Have you checked your beneficiary designation for your retirement account recently? If not, you may find that your designated beneficiary is not who or what you think it should be, especially if you have divorced, remarried or had children since your retirement plan account was established.
Outdated Beneficiary Designations
There have been numerous cases of retirement-account owners who have been divorced and remarried but have neglected to update their beneficiary designations accordingly. This can be quite frustrating for their survivors, who must battle in court for a legal determination of the true beneficiary. The court's decision, however, may not necessarily be what the deceased would have wanted.
A similar dilemma arises if children are named as beneficiaries but the document has not been updated to include those who were born after you set up your account. To prevent these situations, you should update your beneficiary designation periodically or even immediately after you experience a change in family status. Should you need to, you may submit a change-of-beneficiary form.
Per Stirpes Designations
In the event your child predeceases you, a per stirpes beneficiary designation would allocate that share to the child's issue – your grandchildren. If you don't name them, they will be disinherited from taking the share of their parent.
Make Provisions for Simultaneous Death
Many spouses, expecting that one will predecease the other, name each other as their designated beneficiaries. The issue of simultaneous death is then addressed by state law, which will determine that one spouse died first, even though both deaths occurred at the same time. This determination is critical, especially if there are children from a previous marriage: will all the children be included? Or will children from a previous marriage be excluded? Proper documentation designating successor beneficiaries for normal and extenuating circumstances will ensure that the retirement-account owner decides who the successor beneficiary is.
Look into a Trust for Your Distributions
If you feel you need to retain some degree of control over the disposition of the retirement assets after your death, you may consider designating a trust as your beneficiary. Designating the right type of trust as your beneficiary could offer these benefits: allow you to provide financial support for your surviving spouse while ensuring that children from previous marriages are also provided for; helping to maximize your estate tax exclusions; and controlling distributions to the children you might think are not mature enough to handle a large IRA. Trusts require expertise to set up correctly, so please ask me for some assistance before you make any decisions regarding customized and/or trust beneficiary designations.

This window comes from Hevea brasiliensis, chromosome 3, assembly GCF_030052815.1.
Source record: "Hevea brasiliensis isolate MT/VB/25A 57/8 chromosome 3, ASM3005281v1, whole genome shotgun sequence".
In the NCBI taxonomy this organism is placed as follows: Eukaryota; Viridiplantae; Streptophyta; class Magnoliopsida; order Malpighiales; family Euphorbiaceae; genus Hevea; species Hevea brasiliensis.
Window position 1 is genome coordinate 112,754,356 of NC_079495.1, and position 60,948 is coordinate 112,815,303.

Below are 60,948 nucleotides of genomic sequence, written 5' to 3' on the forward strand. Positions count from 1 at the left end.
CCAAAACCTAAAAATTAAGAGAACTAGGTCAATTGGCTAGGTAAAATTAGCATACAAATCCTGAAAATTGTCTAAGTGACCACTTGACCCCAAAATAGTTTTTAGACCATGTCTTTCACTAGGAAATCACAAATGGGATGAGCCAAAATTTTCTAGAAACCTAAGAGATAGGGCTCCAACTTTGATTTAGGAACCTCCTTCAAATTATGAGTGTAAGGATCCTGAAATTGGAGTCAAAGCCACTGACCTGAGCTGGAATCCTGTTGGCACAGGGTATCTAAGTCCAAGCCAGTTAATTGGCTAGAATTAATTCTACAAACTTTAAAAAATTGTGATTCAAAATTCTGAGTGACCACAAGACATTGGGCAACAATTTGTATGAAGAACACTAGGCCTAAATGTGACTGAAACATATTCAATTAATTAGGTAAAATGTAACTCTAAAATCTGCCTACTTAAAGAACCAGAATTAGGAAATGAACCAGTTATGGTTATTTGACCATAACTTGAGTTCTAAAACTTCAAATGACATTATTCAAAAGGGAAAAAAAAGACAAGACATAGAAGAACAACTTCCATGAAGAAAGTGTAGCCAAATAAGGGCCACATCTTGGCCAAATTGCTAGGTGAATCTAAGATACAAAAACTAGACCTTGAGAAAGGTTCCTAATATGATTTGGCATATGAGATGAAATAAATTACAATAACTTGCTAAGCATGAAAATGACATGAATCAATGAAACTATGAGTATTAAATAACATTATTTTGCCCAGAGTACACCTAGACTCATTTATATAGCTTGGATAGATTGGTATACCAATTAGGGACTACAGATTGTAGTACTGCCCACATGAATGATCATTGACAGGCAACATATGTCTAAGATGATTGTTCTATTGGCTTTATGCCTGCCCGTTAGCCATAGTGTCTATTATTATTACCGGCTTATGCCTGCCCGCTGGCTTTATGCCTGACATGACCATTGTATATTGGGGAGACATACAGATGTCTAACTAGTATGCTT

Beneficiary Designation Checklist
Check the default provisions of the document that governs your retirement account, as it may come into effect if your beneficiary predeceases you and you fail to make subsequent changes.
Look into the tax implications for the kind of beneficiary you choose, whether a particular person, such as a spouse or non-spouse, an entity, such as a charity, your estate or a type of trust.
Request a confirmation of receipt of the designation from your retirement account trustee, custodian or administrator. Documents do not always reach their intended recipient and/or may get lost in transit. Beneficiary designations are considered in effect only if they are received by the responsible party (e.g. trustee, custodian or administrator) before the retirement account owner dies.
If you prefer to use a customized beneficiary designation, make sure your trustee, custodian or administrator finds it acceptable. Not all financial institutions or qualified plans will accept customized beneficiary designations.
Check with your financial institution periodically to determine who your beneficiary is - you may need to make changes if you had a change in your family such as a birth, death, divorce or marriage.
Making a proper beneficiary designation is a very important part of your financial planning process.